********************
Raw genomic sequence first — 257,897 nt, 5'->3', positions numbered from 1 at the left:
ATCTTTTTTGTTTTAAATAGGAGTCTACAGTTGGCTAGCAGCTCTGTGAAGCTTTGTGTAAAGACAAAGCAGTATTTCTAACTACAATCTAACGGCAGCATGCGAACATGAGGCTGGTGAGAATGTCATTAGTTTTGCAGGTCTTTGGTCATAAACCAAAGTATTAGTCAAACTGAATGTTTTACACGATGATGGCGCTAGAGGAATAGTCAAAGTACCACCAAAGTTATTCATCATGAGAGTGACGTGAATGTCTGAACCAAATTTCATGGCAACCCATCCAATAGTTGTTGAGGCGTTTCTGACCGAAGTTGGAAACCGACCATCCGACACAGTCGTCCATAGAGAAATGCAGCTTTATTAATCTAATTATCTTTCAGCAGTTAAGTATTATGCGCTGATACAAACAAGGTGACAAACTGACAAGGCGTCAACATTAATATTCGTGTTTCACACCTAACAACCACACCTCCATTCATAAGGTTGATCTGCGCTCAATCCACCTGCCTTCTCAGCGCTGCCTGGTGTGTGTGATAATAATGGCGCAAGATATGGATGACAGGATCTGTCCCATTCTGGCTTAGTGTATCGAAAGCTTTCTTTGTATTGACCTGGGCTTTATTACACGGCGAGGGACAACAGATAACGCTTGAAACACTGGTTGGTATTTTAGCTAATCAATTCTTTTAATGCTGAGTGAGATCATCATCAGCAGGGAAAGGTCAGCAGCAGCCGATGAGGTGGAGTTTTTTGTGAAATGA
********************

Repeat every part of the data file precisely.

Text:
Raw genomic sequence first — 257,897 nt, 5'->3', positions numbered from 1 at the left:
ATCTTTTTTGTTTTAAATAGGAGTCTACAGTTGGCTAGCAGCTCTGTGAAGCTTTGTGTAAAGACAAAGCAGTATTTCTAACTACAATCTAACGGCAGCATGCGAACATGAGGCTGGTGAGAATGTCATTAGTTTTGCAGGTCTTTGGTCATAAACCAAAGTATTAGTCAAACTGAATGTTTTACACGATGATGGCGCTAGAGGAATAGTCAAAGTACCACCAAAGTTATTCATCATGAGAGTGACGTGAATGTCTGAACCAAATTTCATGGCAACCCATCCAATAGTTGTTGAGGCGTTTCTGACCGAAGTTGGAAACCGACCATCCGACACAGTCGTCCATAGAGAAATGCAGCTTTATTAATCTAATTATCTTTCAGCAGTTAAGTATTATGCGCTGATACAAACAAGGTGACAAACTGACAAGGCGTCAACATTAATATTCGTGTTTCACACCTAACAACCACACCTCCATTCATAAGGTTGATCTGCGCTCAATCCACCTGCCTTCTCAGCGCTGCCTGGTGTGTGTGATAATAATGGCGCAAGATATGGATGACAGGATCTGTCCCATTCTGGCTTAGTGTATCGAAAGCTTTCTTTGTATTGACCTGGGCTTTATTACACGGCGAGGGACAACAGATAACGCTTGAAACACTGGTTGGTATTTTAGCTAATCAATTCTTTTAATGCTGAGTGAGATCATCATCAGCAGGGAAAGGTCAGCAGCAGCCGATGAGGTGGAGTTTTTTGTGAAATGA